Type 2 diabetes can be a 'devastating diagnosis' says expert
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Diabetes type 2 can affect many parts of your body, including your skin. When diabetes affects the skin, it’s often a sign that your blood sugar (glucose) levels are too high. What are the symptoms to spot on your hands and fingers?
Hard, thickening skin may develop on your fingers warning of high blood sugars.
The medical name for this condition is digital sclerosis.
On the hands, you’ll notice tight, waxy skin on the backs of your hands, said the American Academy of Dermatology Association (AAD).
The health site continued: “The fingers can become stiff and difficult to move.
“If diabetes has been poorly controlled for years, it can feel like you have pebbles in your fingertips.”
“Hard, thick, and swollen-looking skin can spread, appearing on the forearms and upper arms,” added AAD.
“It can also develop on the upper back, shoulders, and neck. Sometimes, the thickening skin spreads to the face, shoulders, and chest.
“In rare cases, the skin over the knees, ankles, or elbows also thickens, making it difficult to straighten your leg, point your foot, or bend your arm.
“Wherever it appears, the thickened skin often has the texture of an orange peel.”
As the condition progresses, the bumps can turn into yellow, reddish, or brown patches of swollen and hard skin.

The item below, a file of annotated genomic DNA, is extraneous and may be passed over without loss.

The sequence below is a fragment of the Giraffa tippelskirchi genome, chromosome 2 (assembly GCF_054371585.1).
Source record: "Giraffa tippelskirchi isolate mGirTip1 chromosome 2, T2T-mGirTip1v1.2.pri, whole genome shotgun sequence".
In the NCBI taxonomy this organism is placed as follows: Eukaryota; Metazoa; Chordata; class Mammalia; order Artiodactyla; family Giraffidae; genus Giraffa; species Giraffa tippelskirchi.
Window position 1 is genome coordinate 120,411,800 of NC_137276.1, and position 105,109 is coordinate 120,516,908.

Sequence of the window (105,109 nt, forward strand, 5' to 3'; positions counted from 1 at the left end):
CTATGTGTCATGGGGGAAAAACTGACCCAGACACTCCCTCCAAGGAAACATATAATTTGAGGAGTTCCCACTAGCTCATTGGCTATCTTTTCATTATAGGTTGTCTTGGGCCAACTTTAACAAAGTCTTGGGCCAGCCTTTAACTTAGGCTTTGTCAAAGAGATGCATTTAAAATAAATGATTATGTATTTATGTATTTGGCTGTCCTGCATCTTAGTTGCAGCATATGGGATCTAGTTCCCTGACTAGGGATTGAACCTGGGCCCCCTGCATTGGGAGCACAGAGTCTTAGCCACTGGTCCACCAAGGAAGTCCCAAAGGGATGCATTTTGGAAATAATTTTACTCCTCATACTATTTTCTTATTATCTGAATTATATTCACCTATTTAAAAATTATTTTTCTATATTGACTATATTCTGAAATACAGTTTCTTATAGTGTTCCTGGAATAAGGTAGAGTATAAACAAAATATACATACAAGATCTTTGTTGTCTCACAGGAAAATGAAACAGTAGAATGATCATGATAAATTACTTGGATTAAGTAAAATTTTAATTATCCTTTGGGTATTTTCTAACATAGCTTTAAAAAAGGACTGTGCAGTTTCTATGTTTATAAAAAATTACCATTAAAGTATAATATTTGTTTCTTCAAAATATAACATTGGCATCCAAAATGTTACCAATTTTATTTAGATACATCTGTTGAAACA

You may also notice:
The surrounding skin has a shiny porcelain-like appearance
You can see blood vessels
The skin is itchy and painful.
Elevated blood sugar is the prime cause of digital sclerosis.
Digital sclerosis happens to about one third of people who have type 1 diabetes.
The only treatment is to bring blood sugar levels under control.
Experts also recommend using lotions, moisturisers to help soothe the skin condition.
Between 51 and 97 percent of people with diabetes will experience a related skin condition, warned a study published in Diabetology and Metabolic Syndrome.
For this reason, people with type 2 diabetes should watch out for:
- Changes in their skin
- Injuries or irritation to the skin surrounding insulin injection sites
- Cuts and wounds that are slow to heal, as slow-healing wounds are often entryways for secondary infections
- Cuts and wounds that appear infected.
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